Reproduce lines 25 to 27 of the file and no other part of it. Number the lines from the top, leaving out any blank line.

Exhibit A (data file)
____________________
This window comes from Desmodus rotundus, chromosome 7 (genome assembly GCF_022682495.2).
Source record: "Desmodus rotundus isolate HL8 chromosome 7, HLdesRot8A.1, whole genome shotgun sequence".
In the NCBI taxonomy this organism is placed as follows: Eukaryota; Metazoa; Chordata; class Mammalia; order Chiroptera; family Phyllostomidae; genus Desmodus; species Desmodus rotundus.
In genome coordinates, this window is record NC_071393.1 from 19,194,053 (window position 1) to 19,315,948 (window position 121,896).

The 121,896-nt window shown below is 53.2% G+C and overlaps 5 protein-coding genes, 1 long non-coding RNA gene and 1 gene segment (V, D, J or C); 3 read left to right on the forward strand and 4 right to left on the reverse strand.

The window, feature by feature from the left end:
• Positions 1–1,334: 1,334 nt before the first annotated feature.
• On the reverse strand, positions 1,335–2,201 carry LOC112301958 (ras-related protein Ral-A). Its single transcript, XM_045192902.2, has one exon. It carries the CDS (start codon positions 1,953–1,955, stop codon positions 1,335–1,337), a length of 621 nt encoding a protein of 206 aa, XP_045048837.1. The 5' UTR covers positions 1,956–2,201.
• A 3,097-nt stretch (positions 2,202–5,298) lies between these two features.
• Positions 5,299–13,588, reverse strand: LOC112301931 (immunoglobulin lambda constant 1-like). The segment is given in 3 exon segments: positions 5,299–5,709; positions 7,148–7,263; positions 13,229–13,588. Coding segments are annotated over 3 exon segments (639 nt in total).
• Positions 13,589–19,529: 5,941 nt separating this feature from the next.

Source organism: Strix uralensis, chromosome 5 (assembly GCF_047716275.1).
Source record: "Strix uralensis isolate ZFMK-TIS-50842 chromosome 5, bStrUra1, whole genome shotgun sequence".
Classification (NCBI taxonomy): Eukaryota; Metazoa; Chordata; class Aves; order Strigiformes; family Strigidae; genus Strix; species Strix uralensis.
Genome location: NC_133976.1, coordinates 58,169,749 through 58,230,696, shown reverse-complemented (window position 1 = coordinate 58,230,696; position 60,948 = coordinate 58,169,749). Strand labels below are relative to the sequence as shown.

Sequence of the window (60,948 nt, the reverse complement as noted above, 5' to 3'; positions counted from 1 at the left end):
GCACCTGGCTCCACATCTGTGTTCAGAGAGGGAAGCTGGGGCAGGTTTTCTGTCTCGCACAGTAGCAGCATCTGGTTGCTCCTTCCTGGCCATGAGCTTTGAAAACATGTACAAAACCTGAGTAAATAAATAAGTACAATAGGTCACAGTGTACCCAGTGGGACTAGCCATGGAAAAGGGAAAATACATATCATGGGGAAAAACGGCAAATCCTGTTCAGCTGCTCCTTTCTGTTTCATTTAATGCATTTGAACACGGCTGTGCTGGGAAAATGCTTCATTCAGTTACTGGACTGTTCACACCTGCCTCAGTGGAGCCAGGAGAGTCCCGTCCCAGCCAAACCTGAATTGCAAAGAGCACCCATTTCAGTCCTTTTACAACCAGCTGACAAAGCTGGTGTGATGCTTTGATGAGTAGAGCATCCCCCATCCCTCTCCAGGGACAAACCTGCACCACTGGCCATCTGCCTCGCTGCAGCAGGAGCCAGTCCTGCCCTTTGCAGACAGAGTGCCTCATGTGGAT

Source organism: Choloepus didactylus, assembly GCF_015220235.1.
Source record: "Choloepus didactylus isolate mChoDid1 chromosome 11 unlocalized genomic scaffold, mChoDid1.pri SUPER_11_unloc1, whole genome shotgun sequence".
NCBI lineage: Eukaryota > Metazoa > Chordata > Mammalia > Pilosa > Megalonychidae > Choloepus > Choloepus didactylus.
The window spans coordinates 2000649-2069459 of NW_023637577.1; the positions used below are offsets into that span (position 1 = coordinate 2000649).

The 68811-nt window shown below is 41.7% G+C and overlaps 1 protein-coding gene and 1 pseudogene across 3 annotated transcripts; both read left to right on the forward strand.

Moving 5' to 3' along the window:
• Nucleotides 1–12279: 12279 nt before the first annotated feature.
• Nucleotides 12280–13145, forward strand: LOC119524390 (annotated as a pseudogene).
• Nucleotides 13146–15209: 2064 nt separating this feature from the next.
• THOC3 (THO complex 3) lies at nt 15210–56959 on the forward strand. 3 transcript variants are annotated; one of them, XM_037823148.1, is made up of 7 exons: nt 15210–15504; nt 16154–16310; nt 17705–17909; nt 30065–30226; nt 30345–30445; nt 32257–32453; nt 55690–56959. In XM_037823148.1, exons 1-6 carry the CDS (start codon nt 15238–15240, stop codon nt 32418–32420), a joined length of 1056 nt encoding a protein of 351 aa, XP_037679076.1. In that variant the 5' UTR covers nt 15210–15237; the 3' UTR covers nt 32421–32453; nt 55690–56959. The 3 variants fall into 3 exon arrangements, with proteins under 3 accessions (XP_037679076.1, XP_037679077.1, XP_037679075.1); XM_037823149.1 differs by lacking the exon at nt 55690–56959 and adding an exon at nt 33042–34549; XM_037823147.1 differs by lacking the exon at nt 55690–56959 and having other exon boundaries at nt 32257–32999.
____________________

• Nucleotides 12280–13145, forward strand: LOC119524390 (annotated as a pseudogene).
• Nucleotides 13146–15209: 2064 nt separating this feature from the next.
• THOC3 (THO complex 3) lies at nt 15210–56959 on the forward strand. 3 transcript variants are annotated; one of them, XM_037823148.1, is made up of 7 exons: nt 15210–15504; nt 16154–16310; nt 17705–17909; nt 30065–30226; nt 30345–30445; nt 32257–32453; nt 55690–56959. In XM_037823148.1, exons 1-6 carry the CDS (start codon nt 15238–15240, stop codon nt 32418–32420), a joined length of 1056 nt encoding a protein of 351 aa, XP_037679076.1. In that variant the 5' UTR covers nt 15210–15237; the 3' UTR covers nt 32421–32453; nt 55690–56959. The 3 variants fall into 3 exon arrangements, with proteins under 3 accessions (XP_037679076.1, XP_037679077.1, XP_037679075.1); XM_037823149.1 differs by lacking the exon at nt 55690–56959 and adding an exon at nt 33042–34549; XM_037823147.1 differs by lacking the exon at nt 55690–56959 and having other exon boundaries at nt 32257–32999.